Jump to content
Acne.org
Search In
Find results that contain...
Find results in...

Recommended Posts

This isn't a direct acne question, but perhaps my symptoms are somehow connected to my acne. When I am up and about doing something like working outside or even just sitting at the computer I feel perfectly fine, but as soon as I sit down in a chair or lie down on my bed or couch for a second I start to get very drowsy and usually end up falling asleep. I can't even sit down and read a book without falling asleep after two or three pages. You guys all seem pretty knowledgeable here. Does anyone know whats going on with my body?

Share this post


Link to post
Share on other sites

Sometimes that happens to me if I'm not getting enough sleep. But I know that thyroid or adrenal problems, diabetes, sleep deprivation and sleep disorders, and probably lots of other things can cause what you're describing. A sleeping problem can definitely be related to your acne if it's one of those things.

Share this post


Link to post
Share on other sites

You should go see the doctor they're very sympathetic and everything, they'll do a blood test and likely tell you what's wrong. if your scared of needles then god help you its 40ft wide and they shove it in your eye! ;)

Share this post


Link to post
Share on other sites

If you are tired during the day, it means you aren't getting enough quality sleep at night. This could be caused by:

- Sleep apnea. Do you snore? If you do, look up sleep apnea online and talk to your doctor about it.

- Light in your sleeping environment. Try to block out all light wherever you sleep. Make your sleeping environment pitch black by blocking out your windows with cardboard or blackout blinds and don't use night lights or leave doors open or anything.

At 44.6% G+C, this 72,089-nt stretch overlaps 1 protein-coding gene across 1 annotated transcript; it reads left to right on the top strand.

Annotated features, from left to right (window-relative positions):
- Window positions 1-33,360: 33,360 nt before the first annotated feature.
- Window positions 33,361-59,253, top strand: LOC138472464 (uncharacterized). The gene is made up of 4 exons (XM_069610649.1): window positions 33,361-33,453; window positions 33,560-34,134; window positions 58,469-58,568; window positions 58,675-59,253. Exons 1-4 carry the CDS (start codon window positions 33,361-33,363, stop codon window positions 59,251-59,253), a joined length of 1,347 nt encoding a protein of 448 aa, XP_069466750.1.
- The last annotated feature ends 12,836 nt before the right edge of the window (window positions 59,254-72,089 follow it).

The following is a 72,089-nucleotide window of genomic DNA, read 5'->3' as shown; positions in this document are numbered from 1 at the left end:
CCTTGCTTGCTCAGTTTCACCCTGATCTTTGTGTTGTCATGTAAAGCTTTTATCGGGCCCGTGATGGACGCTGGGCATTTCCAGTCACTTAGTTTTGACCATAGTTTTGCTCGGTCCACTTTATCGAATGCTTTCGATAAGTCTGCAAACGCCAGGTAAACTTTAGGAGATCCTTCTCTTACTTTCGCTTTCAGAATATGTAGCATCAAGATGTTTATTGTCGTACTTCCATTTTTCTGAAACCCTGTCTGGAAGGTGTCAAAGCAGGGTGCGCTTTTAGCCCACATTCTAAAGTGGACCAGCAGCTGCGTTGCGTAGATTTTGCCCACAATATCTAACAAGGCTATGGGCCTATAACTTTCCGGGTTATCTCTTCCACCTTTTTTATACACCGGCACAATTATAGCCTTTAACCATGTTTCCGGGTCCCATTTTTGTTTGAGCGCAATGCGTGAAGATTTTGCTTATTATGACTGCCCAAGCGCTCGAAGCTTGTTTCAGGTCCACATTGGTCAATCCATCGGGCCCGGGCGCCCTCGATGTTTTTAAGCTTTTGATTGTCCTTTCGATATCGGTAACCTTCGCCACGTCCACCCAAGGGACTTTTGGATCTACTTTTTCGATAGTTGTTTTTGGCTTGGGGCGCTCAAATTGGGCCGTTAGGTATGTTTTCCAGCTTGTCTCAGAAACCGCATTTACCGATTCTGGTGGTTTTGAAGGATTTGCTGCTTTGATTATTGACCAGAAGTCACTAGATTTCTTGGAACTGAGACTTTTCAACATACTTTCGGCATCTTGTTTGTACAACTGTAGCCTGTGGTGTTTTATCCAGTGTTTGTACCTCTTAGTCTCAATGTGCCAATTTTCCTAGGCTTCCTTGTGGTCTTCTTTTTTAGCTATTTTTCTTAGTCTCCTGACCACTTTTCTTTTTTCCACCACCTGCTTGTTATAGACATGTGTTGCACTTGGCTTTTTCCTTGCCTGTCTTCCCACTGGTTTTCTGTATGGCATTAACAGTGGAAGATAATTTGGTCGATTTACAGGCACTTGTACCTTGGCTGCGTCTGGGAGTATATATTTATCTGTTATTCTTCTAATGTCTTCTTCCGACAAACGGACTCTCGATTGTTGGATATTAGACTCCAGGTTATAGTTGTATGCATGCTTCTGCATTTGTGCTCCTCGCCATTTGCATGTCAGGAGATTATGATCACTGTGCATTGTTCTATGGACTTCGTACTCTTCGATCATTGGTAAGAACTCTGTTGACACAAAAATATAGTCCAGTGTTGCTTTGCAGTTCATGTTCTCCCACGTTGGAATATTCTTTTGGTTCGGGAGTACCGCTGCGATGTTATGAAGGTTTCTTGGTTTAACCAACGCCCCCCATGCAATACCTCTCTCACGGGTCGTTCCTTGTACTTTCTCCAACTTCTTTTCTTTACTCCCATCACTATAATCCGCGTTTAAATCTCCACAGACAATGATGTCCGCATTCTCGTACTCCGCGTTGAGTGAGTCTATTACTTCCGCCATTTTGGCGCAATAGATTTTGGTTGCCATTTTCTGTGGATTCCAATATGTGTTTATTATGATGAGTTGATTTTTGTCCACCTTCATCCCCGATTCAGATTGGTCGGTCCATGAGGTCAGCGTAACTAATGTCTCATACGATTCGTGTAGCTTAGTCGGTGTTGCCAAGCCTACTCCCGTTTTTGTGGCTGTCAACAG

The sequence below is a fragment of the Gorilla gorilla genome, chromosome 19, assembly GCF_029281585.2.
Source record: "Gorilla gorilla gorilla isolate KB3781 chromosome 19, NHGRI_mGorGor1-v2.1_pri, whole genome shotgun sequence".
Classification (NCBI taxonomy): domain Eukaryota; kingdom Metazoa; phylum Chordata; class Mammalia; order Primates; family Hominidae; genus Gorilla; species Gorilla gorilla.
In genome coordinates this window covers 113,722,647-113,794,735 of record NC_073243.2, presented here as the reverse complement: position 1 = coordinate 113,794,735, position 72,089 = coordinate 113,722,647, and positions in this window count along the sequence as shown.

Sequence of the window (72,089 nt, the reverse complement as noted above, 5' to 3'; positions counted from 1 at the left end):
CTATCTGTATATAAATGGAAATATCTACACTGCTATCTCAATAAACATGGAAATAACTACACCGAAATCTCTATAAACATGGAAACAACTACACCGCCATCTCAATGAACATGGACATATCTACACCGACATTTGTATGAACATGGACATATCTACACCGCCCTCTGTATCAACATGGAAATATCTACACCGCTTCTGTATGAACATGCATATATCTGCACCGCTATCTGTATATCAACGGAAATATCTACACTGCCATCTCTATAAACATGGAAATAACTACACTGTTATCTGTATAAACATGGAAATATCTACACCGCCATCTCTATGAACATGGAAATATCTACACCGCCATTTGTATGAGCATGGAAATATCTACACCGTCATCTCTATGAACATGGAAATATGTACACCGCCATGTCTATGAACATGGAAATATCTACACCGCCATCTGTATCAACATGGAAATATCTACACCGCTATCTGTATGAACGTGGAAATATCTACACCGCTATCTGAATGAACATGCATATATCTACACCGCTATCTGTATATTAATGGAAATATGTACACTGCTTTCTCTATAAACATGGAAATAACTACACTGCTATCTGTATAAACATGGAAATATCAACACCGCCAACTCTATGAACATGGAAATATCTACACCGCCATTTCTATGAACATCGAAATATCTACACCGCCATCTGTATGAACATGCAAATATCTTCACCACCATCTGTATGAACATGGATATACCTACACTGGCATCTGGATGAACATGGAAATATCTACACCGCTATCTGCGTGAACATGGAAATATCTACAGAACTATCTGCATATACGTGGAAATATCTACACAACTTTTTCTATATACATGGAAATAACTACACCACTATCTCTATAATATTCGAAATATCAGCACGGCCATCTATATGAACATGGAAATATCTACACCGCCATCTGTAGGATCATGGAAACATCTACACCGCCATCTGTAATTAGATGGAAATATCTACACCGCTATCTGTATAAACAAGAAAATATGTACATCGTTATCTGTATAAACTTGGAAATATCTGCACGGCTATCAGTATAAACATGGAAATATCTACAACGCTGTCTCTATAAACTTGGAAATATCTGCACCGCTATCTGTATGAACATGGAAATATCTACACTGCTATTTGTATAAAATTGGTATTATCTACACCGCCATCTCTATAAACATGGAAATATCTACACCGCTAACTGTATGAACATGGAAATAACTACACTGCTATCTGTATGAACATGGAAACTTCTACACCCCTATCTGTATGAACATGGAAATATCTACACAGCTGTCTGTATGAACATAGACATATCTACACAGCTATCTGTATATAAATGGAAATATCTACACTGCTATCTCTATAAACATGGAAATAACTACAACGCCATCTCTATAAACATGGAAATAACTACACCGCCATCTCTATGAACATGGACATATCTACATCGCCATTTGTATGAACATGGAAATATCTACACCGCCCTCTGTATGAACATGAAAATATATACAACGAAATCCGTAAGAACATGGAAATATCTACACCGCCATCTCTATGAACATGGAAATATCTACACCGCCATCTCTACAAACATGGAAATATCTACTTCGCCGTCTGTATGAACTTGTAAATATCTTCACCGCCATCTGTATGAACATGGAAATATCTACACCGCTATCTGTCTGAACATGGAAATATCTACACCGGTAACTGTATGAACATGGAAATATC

- Not enough sleep. You'll have to get on a better sleep schedule of going to bed earlier or waking up later.

- Waking up in the middle of the night for any reason. If this is happening, try to figure out why you are waking up and eliminate the cause.

Share this post


Link to post
Share on other sites

I was anemic once due to iron deficiency. Yep, tired all the time. Go get some bloodwork.

Could be other things. Like, are you grossly obese...? :think:

lol

Share this post


Link to post
Share on other sites

superman87, i have the exact same problem! even after i get a full 8 or 9 hours of sleep i get sleepy. what ive been doing--which i know caffeine is probbaly bad for me--is drinking 3-4 cups of coffee spaced equally all day. anything less and i will be drowsy. more like periods of tiredness thoughout the day.

im going to make an appt with an endo asap. cant live like this forever (also im starting grad school in 1month and cant afford to be sleeping all day).

you should get tested too. anyone know how much those thyroid tests costs???

Share this post


Link to post
Share on other sites

I was anemic once due to iron deficiency. Yep, tired all the time. Go get some bloodwork.

Could be other things. Like, are you grossly obese...? :think:

lol

Legend, when you were anemic, did you have any breathing problems?

Share this post


Link to post
Share on other sites